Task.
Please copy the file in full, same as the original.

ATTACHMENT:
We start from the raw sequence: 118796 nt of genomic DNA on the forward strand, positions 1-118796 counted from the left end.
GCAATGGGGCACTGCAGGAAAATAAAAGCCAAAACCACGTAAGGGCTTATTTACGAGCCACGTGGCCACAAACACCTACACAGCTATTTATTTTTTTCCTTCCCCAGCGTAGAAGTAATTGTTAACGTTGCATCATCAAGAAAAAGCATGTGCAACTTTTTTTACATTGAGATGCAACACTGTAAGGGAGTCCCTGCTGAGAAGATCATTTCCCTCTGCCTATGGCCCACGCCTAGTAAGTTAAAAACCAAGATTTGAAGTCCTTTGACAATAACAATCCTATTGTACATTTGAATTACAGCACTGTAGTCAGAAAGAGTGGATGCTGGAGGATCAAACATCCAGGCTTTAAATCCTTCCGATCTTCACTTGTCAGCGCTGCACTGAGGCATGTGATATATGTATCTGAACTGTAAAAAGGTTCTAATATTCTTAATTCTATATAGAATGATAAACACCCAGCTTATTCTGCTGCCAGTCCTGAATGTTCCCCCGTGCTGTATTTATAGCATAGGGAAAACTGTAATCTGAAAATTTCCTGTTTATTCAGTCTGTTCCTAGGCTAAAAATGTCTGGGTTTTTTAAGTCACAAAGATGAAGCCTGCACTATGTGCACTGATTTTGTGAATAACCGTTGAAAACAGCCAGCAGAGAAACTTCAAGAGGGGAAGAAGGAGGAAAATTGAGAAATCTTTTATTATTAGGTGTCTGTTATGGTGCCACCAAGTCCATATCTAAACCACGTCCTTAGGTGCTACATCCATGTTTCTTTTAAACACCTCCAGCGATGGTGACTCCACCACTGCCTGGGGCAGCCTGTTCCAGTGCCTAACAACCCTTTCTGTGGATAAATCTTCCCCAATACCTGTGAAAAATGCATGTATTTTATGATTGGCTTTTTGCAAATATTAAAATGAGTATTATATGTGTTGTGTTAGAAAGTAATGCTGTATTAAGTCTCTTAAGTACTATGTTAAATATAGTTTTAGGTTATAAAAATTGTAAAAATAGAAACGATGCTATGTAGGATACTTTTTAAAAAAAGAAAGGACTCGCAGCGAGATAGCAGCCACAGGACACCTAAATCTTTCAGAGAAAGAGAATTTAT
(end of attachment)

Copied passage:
We start from the raw sequence: 118796 nt of genomic DNA on the forward strand, positions 1-118796 counted from the left end.
GCAATGGGGCACTGCAGGAAAATAAAAGCCAAAACCACGTAAGGGCTTATTTACGAGCCACGTGGCCACAAACACCTACACAGCTATTTATTTTTTTCCTTCCCCAGCGTAGAAGTAATTGTTAACGTTGCATCATCAAGAAAAAGCATGTGCAACTTTTTTTACATTGAGATGCAACACTGTAAGGGAGTCCCTGCTGAGAAGATCATTTCCCTCTGCCTATGGCCCACGCCTAGTAAGTTAAAAACCAAGATTTGAAGTCCTTTGACAATAACAATCCTATTGTACATTTGAATTACAGCACTGTAGTCAGAAAGAGTGGATGCTGGAGGATCAAACATCCAGGCTTTAAATCCTTCCGATCTTCACTTGTCAGCGCTGCACTGAGGCATGTGATATATGTATCTGAACTGTAAAAAGGTTCTAATATTCTTAATTCTATATAGAATGATAAACACCCAGCTTATTCTGCTGCCAGTCCTGAATGTTCCCCCGTGCTGTATTTATAGCATAGGGAAAACTGTAATCTGAAAATTTCCTGTTTATTCAGTCTGTTCCTAGGCTAAAAATGTCTGGGTTTTTTAAGTCACAAAGATGAAGCCTGCACTATGTGCACTGATTTTGTGAATAACCGTTGAAAACAGCCAGCAGAGAAACTTCAAGAGGGGAAGAAGGAGGAAAATTGAGAAATCTTTTATTATTAGGTGTCTGTTATGGTGCCACCAAGTCCATATCTAAACCACGTCCTTAGGTGCTACATCCATGTTTCTTTTAAACACCTCCAGCGATGGTGACTCCACCACTGCCTGGGGCAGCCTGTTCCAGTGCCTAACAACCCTTTCTGTGGATAAATCTTCCCCAATACCTGTGAAAAATGCATGTATTTTATGATTGGCTTTTTGCAAATATTAAAATGAGTATTATATGTGTTGTGTTAGAAAGTAATGCTGTATTAAGTCTCTTAAGTACTATGTTAAATATAGTTTTAGGTTATAAAAATTGTAAAAATAGAAACGATGCTATGTAGGATACTTTTTAAAAAAAGAAAGGACTCGCAGCGAGATAGCAGCCACAGGACACCTAAATCTTTCAGAGAAAGAGAATTTAT